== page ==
// We may receive another instance of the signal before we
  	// restore the Go handler, but that is not so bad: we know
  	// that the Go program has been ignoring the signal.
  	setsig(sig, funcPC(sighandler))
  }
  
  func crash() {
  	if GOOS == "darwin" {
  		// OS X core dumps are linear dumps of the mapped memory,
  		// from the first virtual byte to the last, with zeros in the gaps.
  		// Because of the way we arrange the address space on 64-bit systems,
  		// this means the OS X core file will be >128 GB and even on a zippy
  		// workstation can take OS X well over an hour to write (uninterruptible).
  		// Save users from making that mistake.
  		if sys.PtrSize == 8 {
  			return
  		}
  	}
  
  	dieFromSignal(_SIGABRT)
  }
  
  // ensureSigM starts one global, sleeping thread to make sure at least one thread
  // is available to catch signals enabled for os/signal.
  func ensureSigM() {
  	if maskUpdatedChan != nil {
  		return
  	}
  	maskUpdatedChan = make(chan struct{})
  	disableSigChan = make(chan uint32)
  	enableSigChan = make(chan uint32)
  	go func() {
  		// Signal masks are per-thread, so make sure this goroutine stays on one
  		// thread.
  		LockOSThread()
  		defer UnlockOSThread()
  		// The sigBlocked mask contains the signals not active for os/signal,
  		// initially all signals except the essential. When signal.Notify()/Stop is called,
  		// sigenable/sigdisable in turn notify this thread to update its signal
  		// mask accordingly.
  		sigBlocked := sigset_all
  		for i := range sigtable {
  			if sigtable[i].flags&_SigUnblock != 0 {
  				sigdelset(&sigBlocked, i)
  			}
  		}
  		sigprocmask(_SIG_SETMASK, &sigBlocked, nil)
  		for {
  			select {
  			case sig := <-enableSigChan:
  				if sig > 0 {
  					sigdelset(&sigBlocked, int(sig))
  				}
  			case sig := <-disableSigChan:
  				if sig > 0 {
  					sigaddset(&sigBlocked, int(sig))
  				}
  			}
  			sigprocmask(_SIG_SETMASK, &sigBlocked, nil)
  			maskUpdatedChan <- struct{}{}
  		}
  	}()
  }
  
  // This is called when we receive a signal when there is no signal stack.
  // This can only happen if non-Go code calls sigaltstack to disable the
  // signal stack.
  func noSignalStack(sig uint32) {
  	println("signal", sig, "received on thread with no signal stack")
  	throw("non-Go code disabled sigaltstack")
  }
  
  // This is called if we receive a signal when there is a signal stack
  // but we are not on it. This can only happen if non-Go code called
  // sigaction without setting the SS_ONSTACK flag.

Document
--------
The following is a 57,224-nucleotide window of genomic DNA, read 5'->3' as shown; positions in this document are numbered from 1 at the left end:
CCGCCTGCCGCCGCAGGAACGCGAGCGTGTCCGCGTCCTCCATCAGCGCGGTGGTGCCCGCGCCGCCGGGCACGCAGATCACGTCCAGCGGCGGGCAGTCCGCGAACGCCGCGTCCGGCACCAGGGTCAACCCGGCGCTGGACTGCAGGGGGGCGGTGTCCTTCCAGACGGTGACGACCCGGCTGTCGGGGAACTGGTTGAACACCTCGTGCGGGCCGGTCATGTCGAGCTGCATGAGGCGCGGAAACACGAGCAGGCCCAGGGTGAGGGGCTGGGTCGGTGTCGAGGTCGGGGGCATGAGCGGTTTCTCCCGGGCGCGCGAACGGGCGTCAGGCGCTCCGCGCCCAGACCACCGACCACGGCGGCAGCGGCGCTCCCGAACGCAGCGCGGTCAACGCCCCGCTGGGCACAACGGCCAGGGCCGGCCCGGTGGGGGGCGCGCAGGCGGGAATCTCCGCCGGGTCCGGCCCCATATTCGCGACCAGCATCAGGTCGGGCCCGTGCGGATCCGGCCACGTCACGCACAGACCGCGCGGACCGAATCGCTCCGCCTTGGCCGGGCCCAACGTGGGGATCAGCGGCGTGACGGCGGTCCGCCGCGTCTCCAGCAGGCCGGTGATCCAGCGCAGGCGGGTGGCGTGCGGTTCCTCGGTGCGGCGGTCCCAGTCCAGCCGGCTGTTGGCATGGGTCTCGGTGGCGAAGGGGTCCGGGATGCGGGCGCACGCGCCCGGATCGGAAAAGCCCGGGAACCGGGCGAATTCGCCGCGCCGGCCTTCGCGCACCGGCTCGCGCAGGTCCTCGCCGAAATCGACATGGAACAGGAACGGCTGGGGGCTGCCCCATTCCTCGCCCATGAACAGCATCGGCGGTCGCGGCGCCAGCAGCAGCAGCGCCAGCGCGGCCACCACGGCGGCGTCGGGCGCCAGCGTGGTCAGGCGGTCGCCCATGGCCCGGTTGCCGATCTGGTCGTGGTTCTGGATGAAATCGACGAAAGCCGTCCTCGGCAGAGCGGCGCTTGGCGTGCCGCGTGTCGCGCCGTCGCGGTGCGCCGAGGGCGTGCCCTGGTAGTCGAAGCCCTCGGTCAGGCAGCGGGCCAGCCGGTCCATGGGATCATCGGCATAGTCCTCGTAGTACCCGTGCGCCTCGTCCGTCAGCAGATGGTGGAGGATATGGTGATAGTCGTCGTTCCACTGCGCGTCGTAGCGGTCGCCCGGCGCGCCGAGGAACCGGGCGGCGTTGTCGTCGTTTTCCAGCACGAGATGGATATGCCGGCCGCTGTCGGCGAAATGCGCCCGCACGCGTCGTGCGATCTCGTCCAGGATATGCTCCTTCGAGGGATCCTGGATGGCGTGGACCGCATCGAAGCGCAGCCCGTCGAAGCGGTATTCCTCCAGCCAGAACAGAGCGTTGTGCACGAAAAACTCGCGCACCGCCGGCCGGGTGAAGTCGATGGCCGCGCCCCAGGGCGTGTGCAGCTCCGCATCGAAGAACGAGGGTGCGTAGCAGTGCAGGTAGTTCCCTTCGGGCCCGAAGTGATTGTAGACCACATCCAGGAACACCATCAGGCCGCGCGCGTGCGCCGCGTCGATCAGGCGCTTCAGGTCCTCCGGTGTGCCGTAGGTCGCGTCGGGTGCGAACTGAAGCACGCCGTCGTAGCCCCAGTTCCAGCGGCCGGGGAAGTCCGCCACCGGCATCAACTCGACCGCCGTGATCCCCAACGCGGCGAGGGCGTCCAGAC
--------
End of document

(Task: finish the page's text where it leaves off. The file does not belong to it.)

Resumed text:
func sigNotOnStack(sig uint32) {
  	println("signal", sig, "received but handler not on signal stack")
  	throw("non-Go code set up signal handler without SA_ONSTACK flag")
  }
  
  // This runs on a foreign stack, without an m or a g. No stack split.
  //go:nosplit
  //go:norace
  //go:nowritebarrierrec
  func badsignal(sig uintptr, c *sigctxt) {
  	needm(0)
  	if !sigsend(uint32(sig)) {
  		// A foreign thread received the signal sig, and the
  		// Go code does not want to handle it.
  		raisebadsignal(uint32(sig), c)
  	}
  	dropm()
  }
  
  //go:noescape
  func sigfwd(fn uintptr, sig uint32, info *siginfo, ctx unsafe.Pointer)
  
  // Determines if the signal should be handled by Go and if not, forwards the
  // signal to the handler that was installed before Go's. Returns whether the
  // signal was forwarded.
  // This is called by the signal handler, and the world may be stopped.
  //go:nosplit
  //go:nowritebarrierrec
  func sigfwdgo(sig uint32, info *siginfo, ctx unsafe.Pointer) bool {
  	if sig >= uint32(len(sigtable)) {
  		return false
  	}
  	fwdFn := fwdSig[sig]
  
  	if !signalsOK {
  		// The only way we can get here is if we are in a
  		// library or archive, we installed a signal handler
  		// at program startup, but the Go runtime has not yet
  		// been initialized.
  		if fwdFn == _SIG_DFL {
  			dieFromSignal(sig)
  		} else {
  			sigfwd(fwdFn, sig, info, ctx)
  		}
  		return true
  	}
  
  	flags := sigtable[sig].flags
  
  	// If there is no handler to forward to, no need to forward.
  	if fwdFn == _SIG_DFL {
  		return false
  	}
  
  	// If we aren't handling the signal, forward it.
  	if flags&_SigHandling == 0 {
  		sigfwd(fwdFn, sig, info, ctx)
  		return true
  	}
  
  	// Only forward synchronous signals.
  	c := &sigctxt{info, ctx}
  	if c.sigcode() == _SI_USER || flags&_SigPanic == 0 {
  		return false
  	}
  	// Determine if the signal occurred inside Go code. We test that:
  	//   (1) we were in a goroutine (i.e., m.curg != nil), and
  	//   (2) we weren't in CGO (i.e., m.curg.syscallsp == 0).
  	g := getg()
  	if g != nil && g.m != nil && g.m.curg != nil && g.m.curg.syscallsp == 0 {
  		return false
  	}
  	// Signal not handled by Go, forward it.
  	if fwdFn != _SIG_IGN {
  		sigfwd(fwdFn, sig, info, ctx)
  	}
  	return true
  }
  
  // msigsave saves the current thread's signal mask into mp.sigmask.
  // This is used to preserve the non-Go signal mask when a non-Go
  // thread calls a Go function.
  // This is nosplit and nowritebarrierrec because it is called by needm
  // which may be called on a non-Go thread with no g available.
  //go:nosplit
  //go:nowritebarrierrec
  func msigsave(mp *m) {
  	sigprocmask(_SIG_SETMASK, nil, &mp.sigmask)
  }
  
  // msigrestore sets the current thread's signal mask to sigmask.